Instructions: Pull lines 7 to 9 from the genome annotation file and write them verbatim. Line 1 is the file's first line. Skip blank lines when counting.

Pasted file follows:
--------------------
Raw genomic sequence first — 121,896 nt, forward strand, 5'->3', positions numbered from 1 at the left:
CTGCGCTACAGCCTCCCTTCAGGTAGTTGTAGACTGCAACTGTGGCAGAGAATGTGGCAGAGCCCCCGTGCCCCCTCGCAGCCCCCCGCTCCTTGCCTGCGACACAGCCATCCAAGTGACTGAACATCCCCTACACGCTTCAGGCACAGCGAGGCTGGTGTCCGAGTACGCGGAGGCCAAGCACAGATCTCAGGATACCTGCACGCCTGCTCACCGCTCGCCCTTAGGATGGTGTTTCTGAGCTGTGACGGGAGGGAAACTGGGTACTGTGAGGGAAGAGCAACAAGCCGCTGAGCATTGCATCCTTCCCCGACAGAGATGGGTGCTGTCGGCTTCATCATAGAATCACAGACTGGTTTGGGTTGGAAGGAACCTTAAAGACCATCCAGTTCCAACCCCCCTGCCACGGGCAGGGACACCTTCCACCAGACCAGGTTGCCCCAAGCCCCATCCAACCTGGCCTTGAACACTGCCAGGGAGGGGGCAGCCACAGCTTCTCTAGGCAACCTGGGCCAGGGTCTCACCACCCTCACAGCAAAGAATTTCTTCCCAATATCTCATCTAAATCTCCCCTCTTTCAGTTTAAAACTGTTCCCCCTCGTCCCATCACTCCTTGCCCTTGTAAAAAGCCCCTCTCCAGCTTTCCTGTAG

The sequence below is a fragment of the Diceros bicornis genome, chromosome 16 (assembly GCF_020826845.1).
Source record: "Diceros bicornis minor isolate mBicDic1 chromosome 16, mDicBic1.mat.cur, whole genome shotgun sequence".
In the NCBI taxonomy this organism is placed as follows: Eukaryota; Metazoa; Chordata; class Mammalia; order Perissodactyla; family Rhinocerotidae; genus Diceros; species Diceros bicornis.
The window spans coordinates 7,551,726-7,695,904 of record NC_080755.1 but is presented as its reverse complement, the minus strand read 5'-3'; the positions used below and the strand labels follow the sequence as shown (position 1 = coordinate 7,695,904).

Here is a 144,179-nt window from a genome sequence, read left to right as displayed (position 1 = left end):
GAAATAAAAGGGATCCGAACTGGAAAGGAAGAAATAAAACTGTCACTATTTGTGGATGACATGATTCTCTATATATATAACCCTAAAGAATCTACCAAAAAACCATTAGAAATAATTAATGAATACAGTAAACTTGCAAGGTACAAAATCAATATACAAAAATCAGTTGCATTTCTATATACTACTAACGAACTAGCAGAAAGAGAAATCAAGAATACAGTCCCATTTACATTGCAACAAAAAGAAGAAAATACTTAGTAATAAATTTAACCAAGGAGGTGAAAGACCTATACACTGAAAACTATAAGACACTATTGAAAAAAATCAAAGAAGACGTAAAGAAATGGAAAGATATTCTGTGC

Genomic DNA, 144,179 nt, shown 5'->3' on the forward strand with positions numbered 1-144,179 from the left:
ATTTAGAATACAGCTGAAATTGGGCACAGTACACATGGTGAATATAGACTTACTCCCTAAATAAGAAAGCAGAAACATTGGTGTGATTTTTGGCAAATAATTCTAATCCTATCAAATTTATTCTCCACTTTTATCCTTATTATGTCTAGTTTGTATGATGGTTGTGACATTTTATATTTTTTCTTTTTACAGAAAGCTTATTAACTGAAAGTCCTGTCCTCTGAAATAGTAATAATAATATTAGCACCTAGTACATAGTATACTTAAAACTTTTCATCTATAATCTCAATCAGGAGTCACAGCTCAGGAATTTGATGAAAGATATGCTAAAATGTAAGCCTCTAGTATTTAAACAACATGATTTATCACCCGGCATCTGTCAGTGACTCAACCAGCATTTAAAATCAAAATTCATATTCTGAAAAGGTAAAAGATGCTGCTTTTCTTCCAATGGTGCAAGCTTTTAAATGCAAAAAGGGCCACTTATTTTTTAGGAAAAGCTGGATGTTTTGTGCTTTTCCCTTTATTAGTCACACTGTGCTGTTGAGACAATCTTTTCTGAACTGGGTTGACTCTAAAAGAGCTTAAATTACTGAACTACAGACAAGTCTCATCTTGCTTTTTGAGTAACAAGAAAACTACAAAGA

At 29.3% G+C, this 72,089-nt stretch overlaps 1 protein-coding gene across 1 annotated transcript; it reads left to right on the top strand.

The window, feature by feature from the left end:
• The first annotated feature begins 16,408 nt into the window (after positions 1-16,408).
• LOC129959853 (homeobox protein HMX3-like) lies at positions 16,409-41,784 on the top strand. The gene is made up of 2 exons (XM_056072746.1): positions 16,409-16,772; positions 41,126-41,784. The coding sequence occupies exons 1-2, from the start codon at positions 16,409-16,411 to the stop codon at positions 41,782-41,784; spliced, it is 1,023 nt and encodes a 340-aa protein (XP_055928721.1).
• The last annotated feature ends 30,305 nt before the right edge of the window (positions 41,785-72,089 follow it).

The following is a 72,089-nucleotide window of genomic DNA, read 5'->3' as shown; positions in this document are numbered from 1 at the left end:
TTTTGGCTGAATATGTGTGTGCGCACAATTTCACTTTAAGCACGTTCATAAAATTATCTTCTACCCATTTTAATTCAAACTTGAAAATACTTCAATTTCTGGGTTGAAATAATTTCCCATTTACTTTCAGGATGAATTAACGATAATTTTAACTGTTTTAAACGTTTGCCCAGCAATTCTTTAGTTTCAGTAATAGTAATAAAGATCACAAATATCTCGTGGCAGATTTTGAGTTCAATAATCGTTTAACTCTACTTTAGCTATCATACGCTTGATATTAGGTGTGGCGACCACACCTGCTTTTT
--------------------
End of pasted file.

Here is a 144,179-nt window from a genome sequence, read left to right as displayed (position 1 = left end):
GAAATAAAAGGGATCCGAACTGGAAAGGAAGAAATAAAACTGTCACTATTTGTGGATGACATGATTCTCTATATATATAACCCTAAAGAATCTACCAAAAAACCATTAGAAATAATTAATGAATACAGTAAACTTGCAAGGTACAAAATCAATATACAAAAATCAGTTGCATTTCTATATACTACTAACGAACTAGCAGAAAGAGAAATCAAGAATACAGTCCCATTTACATTGCAACAAAAAGAAGAAAATACTTAGTAATAAATTTAACCAAGGAGGTGAAAGACCTATACACTGAAAACTATAAGACACTATTGAAAAAAATCAAAGAAGACGTAAAGAAATGGAAAGATATTCTGTGC

Genomic DNA, 144,179 nt, shown 5'->3' on the forward strand with positions numbered 1-144,179 from the left: